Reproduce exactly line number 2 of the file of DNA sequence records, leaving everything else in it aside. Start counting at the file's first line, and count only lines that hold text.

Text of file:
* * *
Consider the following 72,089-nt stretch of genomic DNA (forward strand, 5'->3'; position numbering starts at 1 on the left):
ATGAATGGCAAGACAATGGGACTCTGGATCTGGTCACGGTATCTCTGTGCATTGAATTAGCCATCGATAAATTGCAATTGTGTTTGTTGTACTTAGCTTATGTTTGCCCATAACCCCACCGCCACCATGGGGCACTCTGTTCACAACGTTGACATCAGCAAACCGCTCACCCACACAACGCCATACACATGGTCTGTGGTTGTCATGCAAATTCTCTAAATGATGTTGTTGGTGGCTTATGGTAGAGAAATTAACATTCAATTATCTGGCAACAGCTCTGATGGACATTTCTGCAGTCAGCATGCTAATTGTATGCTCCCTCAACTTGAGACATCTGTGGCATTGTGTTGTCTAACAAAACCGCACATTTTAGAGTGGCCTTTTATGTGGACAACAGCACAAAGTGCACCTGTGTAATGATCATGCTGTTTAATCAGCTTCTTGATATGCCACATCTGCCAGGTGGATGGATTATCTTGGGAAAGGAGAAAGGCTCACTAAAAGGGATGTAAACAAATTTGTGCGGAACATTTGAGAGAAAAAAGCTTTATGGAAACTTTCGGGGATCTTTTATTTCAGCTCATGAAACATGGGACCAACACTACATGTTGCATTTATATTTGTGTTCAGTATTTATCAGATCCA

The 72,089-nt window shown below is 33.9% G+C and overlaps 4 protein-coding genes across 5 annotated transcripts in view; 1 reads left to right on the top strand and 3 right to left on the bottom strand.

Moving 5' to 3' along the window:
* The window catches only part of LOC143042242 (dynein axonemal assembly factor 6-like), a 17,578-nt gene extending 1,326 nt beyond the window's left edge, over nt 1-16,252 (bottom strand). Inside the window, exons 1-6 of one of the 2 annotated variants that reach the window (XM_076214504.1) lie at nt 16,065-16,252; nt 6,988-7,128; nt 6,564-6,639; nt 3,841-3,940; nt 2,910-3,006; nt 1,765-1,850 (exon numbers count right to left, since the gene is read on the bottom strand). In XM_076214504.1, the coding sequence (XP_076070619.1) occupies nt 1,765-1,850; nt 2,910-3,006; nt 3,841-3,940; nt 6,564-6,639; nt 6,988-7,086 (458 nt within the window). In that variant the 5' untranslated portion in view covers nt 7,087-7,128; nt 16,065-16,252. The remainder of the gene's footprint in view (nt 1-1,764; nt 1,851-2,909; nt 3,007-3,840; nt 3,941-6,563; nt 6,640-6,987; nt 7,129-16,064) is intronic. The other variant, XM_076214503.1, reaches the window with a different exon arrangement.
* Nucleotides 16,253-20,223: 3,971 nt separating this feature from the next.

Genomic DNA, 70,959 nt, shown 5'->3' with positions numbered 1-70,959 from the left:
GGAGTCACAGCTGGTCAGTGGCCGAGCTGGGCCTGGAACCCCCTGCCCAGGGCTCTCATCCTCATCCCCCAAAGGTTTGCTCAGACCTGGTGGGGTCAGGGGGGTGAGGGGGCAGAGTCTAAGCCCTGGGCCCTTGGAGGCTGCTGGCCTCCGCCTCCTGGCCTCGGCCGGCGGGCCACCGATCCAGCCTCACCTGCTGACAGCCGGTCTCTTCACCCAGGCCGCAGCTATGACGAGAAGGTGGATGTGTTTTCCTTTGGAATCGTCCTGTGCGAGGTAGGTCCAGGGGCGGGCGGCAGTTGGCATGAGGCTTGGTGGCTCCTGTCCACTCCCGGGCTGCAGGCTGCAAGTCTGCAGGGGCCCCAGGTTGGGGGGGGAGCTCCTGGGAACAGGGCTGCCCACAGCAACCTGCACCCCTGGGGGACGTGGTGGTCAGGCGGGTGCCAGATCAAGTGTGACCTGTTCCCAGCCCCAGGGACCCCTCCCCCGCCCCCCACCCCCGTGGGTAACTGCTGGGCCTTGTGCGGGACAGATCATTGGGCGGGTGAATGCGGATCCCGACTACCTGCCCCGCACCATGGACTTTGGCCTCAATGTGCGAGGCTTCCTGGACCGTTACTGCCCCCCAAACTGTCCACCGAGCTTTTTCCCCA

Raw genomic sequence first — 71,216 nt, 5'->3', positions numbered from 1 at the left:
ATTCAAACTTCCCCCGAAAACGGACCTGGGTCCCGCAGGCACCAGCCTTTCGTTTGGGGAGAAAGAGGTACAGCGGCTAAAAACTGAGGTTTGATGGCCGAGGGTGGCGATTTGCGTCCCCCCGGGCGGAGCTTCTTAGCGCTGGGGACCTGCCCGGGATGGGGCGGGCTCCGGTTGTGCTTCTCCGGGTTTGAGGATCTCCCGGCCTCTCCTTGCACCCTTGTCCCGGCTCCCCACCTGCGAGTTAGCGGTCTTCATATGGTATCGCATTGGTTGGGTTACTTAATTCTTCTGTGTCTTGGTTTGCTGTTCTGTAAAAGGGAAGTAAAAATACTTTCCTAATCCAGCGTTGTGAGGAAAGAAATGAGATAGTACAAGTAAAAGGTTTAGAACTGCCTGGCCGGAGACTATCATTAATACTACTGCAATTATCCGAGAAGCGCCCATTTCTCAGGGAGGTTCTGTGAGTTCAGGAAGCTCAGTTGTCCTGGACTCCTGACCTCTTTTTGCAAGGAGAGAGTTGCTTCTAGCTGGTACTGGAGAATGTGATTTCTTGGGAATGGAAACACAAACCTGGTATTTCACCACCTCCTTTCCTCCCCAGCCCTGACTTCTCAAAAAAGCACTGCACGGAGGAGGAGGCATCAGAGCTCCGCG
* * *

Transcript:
ATGAATGGCAAGACAATGGGACTCTGGATCTGGTCACGGTATCTCTGTGCATTGAATTAGCCATCGATAAATTGCAATTGTGTTTGTTGTACTTAGCTTATGTTTGCCCATAACCCCACCGCCACCATGGGGCACTCTGTTCACAACGTTGACATCAGCAAACCGCTCACCCACACAACGCCATACACATGGTCTGTGGTTGTCATGCAAATTCTCTAAATGATGTTGTTGGTGGCTTATGGTAGAGAAATTAACATTCAATTATCTGGCAACAGCTCTGATGGACATTTCTGCAGTCAGCATGCTAATTGTATGCTCCCTCAACTTGAGACATCTGTGGCATTGTGTTGTCTAACAAAACCGCACATTTTAGAGTGGCCTTTTATGTGGACAACAGCACAAAGTGCACCTGTGTAATGATCATGCTGTTTAATCAGCTTCTTGATATGCCACATCTGCCAGGTGGATGGATTATCTTGGGAAAGGAGAAAGGCTCACTAAAAGGGATGTAAACAAATTTGTGCGGAACATTTGAGAGAAAAAAGCTTTATGGAAACTTTCGGGGATCTTTTATTTCAGCTCATGAAACATGGGACCAACACTACATGTTGCATTTATATTTGTGTTCAGTATTTATCAGATCCA